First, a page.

On the broad neck of the Hook Head peninsula, 30km southwest of Wexford town off the R374, lies the dramatic ruin of Tintern Abbey, now surrounded by 3km of woodland trails and endowed with a café. This thirteenth-century Cistercian foundation was constructed by William Marshall, Earl of Pembroke, to give thanks for being saved from drowning at sea, and was populated by monks from its better-known namesake in Monmouthshire, Wales. After dissolution in 1536, the abbey was granted to one of Henry VIII’s officers, Anthony Colclough, who much modified the buildings, while subsequent additions, including the battlemented walls, were made by his descendants, who lived here until the 1960s. Only part of the original cruciform church is still standing but its tower is extant and includes a small exhibition on the abbey’s history.
Hook Head is entirely exposed to the elements, serene in good weather – though very dangerous for swimming – and excitingly wild in a storm. The rocky shoreline has a wealth of fossils and it’s a popular location for birdwatchers, who visit to spot migrations, as well as whale- and dolphin-watchers. The Hook Lighthouse was built by William Marshall in the early thirteenth century to guide ships safely into the Barrow estuary on their way to his thriving port of New Ross, replacing an earlier beacon. Apart from a short period during the 1600s, it has functioned ever since and became fully automated in 1996. Guided tours lead to the lighthouse’s top, some 36 metres high, and recount its history, paying note to the monks who were the first light-keepers here.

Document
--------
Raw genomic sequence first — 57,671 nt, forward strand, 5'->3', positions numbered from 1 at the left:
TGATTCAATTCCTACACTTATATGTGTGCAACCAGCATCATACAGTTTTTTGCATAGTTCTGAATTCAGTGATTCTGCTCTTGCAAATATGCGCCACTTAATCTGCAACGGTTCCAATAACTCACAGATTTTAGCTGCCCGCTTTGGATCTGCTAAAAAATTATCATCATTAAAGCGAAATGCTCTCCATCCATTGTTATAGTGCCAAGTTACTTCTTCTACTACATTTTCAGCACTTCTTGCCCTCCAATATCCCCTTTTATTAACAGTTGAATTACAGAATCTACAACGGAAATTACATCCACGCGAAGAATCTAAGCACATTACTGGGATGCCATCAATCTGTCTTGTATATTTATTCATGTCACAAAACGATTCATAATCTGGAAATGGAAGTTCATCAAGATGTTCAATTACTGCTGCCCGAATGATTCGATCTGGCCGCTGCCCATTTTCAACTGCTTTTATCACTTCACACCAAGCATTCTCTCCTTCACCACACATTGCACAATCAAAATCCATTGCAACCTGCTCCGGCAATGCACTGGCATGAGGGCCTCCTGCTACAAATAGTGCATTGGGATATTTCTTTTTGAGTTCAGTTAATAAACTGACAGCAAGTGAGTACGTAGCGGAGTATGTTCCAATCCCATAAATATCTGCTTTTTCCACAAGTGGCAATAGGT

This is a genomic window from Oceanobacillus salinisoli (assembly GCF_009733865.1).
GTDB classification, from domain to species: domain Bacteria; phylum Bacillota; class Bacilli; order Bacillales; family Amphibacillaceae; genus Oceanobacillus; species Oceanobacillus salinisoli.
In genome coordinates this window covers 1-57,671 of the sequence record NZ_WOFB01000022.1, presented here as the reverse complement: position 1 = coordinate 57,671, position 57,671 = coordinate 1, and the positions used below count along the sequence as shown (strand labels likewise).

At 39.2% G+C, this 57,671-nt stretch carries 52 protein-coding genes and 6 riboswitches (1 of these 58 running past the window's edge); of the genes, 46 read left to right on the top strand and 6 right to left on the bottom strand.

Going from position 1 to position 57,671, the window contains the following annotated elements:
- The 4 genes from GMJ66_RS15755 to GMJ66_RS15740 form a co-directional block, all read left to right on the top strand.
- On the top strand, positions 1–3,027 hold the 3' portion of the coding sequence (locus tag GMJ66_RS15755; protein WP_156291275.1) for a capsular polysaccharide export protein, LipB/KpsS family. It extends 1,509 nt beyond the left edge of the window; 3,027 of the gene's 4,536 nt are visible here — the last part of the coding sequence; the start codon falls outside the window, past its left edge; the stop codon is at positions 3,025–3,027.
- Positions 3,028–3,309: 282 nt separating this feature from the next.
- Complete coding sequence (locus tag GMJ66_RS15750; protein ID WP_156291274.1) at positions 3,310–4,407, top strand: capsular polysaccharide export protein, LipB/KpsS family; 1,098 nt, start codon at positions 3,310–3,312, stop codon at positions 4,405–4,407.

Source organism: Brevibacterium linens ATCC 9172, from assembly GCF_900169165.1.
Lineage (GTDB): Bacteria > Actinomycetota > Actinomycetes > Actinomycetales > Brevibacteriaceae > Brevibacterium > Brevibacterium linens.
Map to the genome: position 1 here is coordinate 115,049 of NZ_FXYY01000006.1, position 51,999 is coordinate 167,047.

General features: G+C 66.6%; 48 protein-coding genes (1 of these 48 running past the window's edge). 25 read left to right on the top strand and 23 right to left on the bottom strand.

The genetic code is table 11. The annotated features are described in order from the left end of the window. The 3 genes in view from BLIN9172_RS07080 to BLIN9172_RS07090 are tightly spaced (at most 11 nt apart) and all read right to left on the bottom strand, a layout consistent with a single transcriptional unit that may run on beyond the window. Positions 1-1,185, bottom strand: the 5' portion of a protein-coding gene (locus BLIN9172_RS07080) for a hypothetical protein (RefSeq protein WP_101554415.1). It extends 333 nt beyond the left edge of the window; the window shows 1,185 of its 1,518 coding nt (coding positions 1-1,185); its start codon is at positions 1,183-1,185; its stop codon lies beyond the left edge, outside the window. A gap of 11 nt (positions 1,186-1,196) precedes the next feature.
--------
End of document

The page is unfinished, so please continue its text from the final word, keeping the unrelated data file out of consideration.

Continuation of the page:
DUNCANNON is a small, friendly village with a lovely Blue Flag beach protected from the elements by a rocky coastline at its southern extremity. Looming above from its lofty promontory is Duncannon Fort, constructed in 1586, on the site of a Celtic fort and a Norman castle, as a bulwark against Spanish invasion. Much remodelled since then, the fort was burnt down by the IRA in 1922. Though Ireland was officially neutral during World War II, the fort was rebuilt on its outbreak, becoming a base for the Irish Army until 1986. As well as art and crafts galleries and studios, a café and an internet café, the complex includes a small maritime museum, a dry moat with ten-metre-high walls, ramparts with great views of the Barrow estuary and down to Hook Head and, in a surviving older building, a fetid dungeon where the Croppy Boy, the subject of a well-known song of the 1798 Rebellion, was allegedly incarcerated.
NEW ROSS squats besides the River Barrow, 12km north of the arboretum, its quayside marred by poor redevelopment and heavy traffic, but there’s still life in the old place, especially in the lanes behind the frontage. The river provided access to the upstream countryside of Wexford and Kilkenny, and the town’s importance beyond being a local embarkation point is emphasized by the quayside presence of the Dunbrody Emigrant Ship. Though this is a reconstruction of one of the nineteenth-century vessels that conveyed Irish emigrants to North America, particularly during the height of the Famine, it is actually a fully operable craft and occasionally takes part in tall ship races. Following a brief scene-setting video, the half-hour guided tour of the ship, complete with costumed actors role-playing passengers and crew, shows the conditions on board, stressing the variance between those who travelled steerage and first class. In the visitor centre, which houses a café, you can access a database of virtually everyone who emigrated to North America between 1846 and 1886.
The town’s tourist office is housed in the ship’s visitor centre. Ask here about the Ros Tapestry (www.rostapestry.com), an ambitious, ten-year project to embroider the history of New Ross in fifteen colourful panels – it’s nearing completion and will probably be hung in St Mary’s Church on Mary Street.